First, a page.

Good morning to everybody. I’m going to present the results of the BELIEVE trial of luspatercept in adult beta-thalassemia patients who require regular blood transfusions. Beta-thalassemia is a hereditary haemoglobinopathy due to a deficient or even absent globin chain synthesis leading to ineffective erythropoiesis and anaemia. Currently the standard of care for these patients is a regular blood transfusion or long-life and iron chelation to remove the iron accumulated by transfusion. So at present still there is an unmet need in order to identify new approaches for treating this disorder which is really very demanding. Luspatercept is a first in class erythroid maturation agent under development for the treatment of adult patients with beta-thalassemia or MDS associated anaemia. Luspatercept binds to select TGF-β super-family ligands to reduce the aberrant Smad 2/3 signalling pathway and denounce the late stage erythropoiesis.
The BELIEVE study is a phase III double blind, randomised, placebo-controlled, multi-centre study comparing luspatercept plus best supportive care versus placebo plus best supportive care, as I already said, in adult beta-thalassemia patients regularly transfused. 336 beta-thalassemia patients were enrolled aged more than 18 years, requiring a transfusion and transfusion dependency was defined as at least 6-20 units of blood during the 24 weeks before entering the study. Patients were randomised two to one, those on luspatercept started with the dosage of 1mg/kg plus best standard of care; the dose could be adjusted to 1.25mg/kg. The drug was administered subcutaneously every three weeks. After 48 weeks the study was unblinded and we are at this stage now.
The primary endpoint of the study was to observe a reduction of equal or more than 33% in transfusion burden from baseline with a reduction of equal or more than two units during a fixed period, precisely from week 13 to 24. The key secondary endpoints were, again, the observation of a reduction of equal or more than 33% use of blood from baseline in another fixed period, weeks 37-48, and then a reduction of more than 50%, again, during the two fixed periods. Moreover, as secondary endpoints we looked at the mean change in transfusion burden from baseline at weeks 13-24. There was an additional endpoint which probably is the most relevant and most adherent to real life and it’s the achievement of more than 33% reduction in blood transfusion burden from baseline over any consecutive 12 or 24 weeks over treatment. So this is the rolling in methodology. 65 sites participated in 15 different countries which is important because it is quite representative of the world thalassemia population.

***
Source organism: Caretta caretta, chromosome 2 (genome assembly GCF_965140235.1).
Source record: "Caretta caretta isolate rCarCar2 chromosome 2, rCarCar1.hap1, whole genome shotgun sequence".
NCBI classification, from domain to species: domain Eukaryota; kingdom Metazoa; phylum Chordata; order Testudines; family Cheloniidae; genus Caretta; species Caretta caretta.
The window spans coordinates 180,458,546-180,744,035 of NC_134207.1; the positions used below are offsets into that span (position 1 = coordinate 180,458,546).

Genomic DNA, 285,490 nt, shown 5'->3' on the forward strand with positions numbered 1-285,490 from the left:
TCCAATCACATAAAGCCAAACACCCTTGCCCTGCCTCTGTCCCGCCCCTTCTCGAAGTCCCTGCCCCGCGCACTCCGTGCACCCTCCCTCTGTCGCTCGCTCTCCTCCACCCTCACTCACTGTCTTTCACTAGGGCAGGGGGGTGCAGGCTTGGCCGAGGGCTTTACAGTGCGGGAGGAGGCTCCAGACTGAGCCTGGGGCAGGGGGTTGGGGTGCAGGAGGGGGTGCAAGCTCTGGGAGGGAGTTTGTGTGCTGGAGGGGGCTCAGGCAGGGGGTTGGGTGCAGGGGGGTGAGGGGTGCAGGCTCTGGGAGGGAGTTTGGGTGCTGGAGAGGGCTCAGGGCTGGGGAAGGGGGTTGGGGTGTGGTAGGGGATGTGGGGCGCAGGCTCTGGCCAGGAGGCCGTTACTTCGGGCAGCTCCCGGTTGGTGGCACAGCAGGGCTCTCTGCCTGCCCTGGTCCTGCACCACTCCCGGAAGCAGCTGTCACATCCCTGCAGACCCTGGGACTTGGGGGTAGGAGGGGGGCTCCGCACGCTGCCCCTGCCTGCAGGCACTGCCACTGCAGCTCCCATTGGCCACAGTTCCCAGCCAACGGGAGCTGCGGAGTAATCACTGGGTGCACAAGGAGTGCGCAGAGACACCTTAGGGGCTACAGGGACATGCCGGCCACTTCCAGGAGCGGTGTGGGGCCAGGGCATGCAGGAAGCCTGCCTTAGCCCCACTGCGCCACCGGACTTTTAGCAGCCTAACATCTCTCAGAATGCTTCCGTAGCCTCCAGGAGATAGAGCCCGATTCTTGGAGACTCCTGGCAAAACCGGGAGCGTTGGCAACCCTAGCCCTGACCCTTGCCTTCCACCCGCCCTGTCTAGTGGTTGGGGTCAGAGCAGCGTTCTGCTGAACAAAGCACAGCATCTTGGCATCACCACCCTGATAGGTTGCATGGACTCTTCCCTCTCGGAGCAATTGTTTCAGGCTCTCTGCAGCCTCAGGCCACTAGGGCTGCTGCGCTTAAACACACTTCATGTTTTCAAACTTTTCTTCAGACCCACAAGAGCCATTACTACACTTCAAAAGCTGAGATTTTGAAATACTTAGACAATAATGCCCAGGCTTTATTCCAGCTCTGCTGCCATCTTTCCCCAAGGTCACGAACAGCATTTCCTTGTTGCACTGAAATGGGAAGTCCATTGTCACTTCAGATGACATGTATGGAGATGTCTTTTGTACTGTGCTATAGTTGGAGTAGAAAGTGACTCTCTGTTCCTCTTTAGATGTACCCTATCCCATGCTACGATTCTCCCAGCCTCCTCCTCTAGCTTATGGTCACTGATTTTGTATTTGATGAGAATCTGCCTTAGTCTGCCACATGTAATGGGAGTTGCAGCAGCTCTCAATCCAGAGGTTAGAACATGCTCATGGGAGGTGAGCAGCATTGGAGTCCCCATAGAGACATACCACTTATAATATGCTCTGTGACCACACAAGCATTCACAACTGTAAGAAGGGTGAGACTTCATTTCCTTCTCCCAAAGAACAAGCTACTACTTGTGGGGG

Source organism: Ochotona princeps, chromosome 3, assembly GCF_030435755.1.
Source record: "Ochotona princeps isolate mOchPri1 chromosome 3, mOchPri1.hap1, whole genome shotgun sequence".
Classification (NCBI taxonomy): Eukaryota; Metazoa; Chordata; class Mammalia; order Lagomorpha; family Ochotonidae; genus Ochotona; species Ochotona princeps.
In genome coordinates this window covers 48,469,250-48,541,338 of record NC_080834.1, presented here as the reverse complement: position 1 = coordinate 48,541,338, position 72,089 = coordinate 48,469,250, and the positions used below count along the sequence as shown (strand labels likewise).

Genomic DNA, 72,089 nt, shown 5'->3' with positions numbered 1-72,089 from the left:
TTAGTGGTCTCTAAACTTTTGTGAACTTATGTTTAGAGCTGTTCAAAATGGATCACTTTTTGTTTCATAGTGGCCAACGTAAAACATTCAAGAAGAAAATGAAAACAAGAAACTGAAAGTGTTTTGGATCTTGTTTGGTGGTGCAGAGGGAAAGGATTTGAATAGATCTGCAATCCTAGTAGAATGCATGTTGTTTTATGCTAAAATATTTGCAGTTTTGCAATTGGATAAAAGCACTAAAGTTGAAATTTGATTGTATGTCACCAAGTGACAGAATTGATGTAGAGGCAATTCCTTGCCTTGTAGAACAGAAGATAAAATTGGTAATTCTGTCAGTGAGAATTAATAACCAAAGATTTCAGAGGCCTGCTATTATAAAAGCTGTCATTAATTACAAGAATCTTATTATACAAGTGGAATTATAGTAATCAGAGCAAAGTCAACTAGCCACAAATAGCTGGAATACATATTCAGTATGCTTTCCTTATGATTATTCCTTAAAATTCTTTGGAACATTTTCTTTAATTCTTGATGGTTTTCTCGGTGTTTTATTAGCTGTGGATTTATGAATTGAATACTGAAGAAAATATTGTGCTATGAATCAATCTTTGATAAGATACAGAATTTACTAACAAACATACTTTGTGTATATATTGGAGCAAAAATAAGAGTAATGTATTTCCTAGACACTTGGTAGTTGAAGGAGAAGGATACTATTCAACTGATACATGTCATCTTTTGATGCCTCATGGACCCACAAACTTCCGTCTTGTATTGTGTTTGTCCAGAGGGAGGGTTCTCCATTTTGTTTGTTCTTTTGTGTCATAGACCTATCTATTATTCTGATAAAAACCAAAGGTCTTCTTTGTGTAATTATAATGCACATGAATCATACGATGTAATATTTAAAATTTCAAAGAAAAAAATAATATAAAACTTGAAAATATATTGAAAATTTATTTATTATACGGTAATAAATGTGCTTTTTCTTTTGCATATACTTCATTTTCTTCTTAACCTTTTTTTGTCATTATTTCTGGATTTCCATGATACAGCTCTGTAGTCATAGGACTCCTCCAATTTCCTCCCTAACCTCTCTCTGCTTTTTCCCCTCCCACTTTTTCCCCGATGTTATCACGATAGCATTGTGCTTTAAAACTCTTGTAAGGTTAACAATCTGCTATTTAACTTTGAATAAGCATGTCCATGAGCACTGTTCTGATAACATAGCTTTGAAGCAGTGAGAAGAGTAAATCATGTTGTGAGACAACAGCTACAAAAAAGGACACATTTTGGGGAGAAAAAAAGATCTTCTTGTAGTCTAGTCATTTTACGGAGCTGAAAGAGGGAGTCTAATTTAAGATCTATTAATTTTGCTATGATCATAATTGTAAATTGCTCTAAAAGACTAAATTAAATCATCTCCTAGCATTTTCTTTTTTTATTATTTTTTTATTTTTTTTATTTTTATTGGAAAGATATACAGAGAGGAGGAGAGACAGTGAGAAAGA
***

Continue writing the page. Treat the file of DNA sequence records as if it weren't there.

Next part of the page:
As for the primary endpoint, luspatercept definitely met the primary endpoint, showing a statistically significant reduction in transfusion burden compared to placebo, as you can see here. The same for the secondary and additional endpoints, also all the key secondary endpoints were met – luspatercept showed a statistically significant reduction in transfusion burden compared to placebo.
In terms of safety this population per se is exposed to several events and we may say that any adverse event occurring during the treatment was mild, moderate, manageable, without requiring dose modifications or interruption. No deaths were observed during luspatercept.
So at this point we may conclude that luspatercept showed a statistically significant reduction in transfusion burden compared to placebo at at least 33%, one-third. Luspatercept achieved also a statistically significant reduction in transfusion burden in the other two fixed periods and some patients achieved a reduction of more than 50%. Luspatercept achieved a reduction in transfusion burden across any 12 or 24 week analysis, that’s the most important observation. It’s well tolerated in this population so at this stage we may say that luspatercept is a potential new therapy for adult patients with beta-thalassemia who require regular blood transfusion.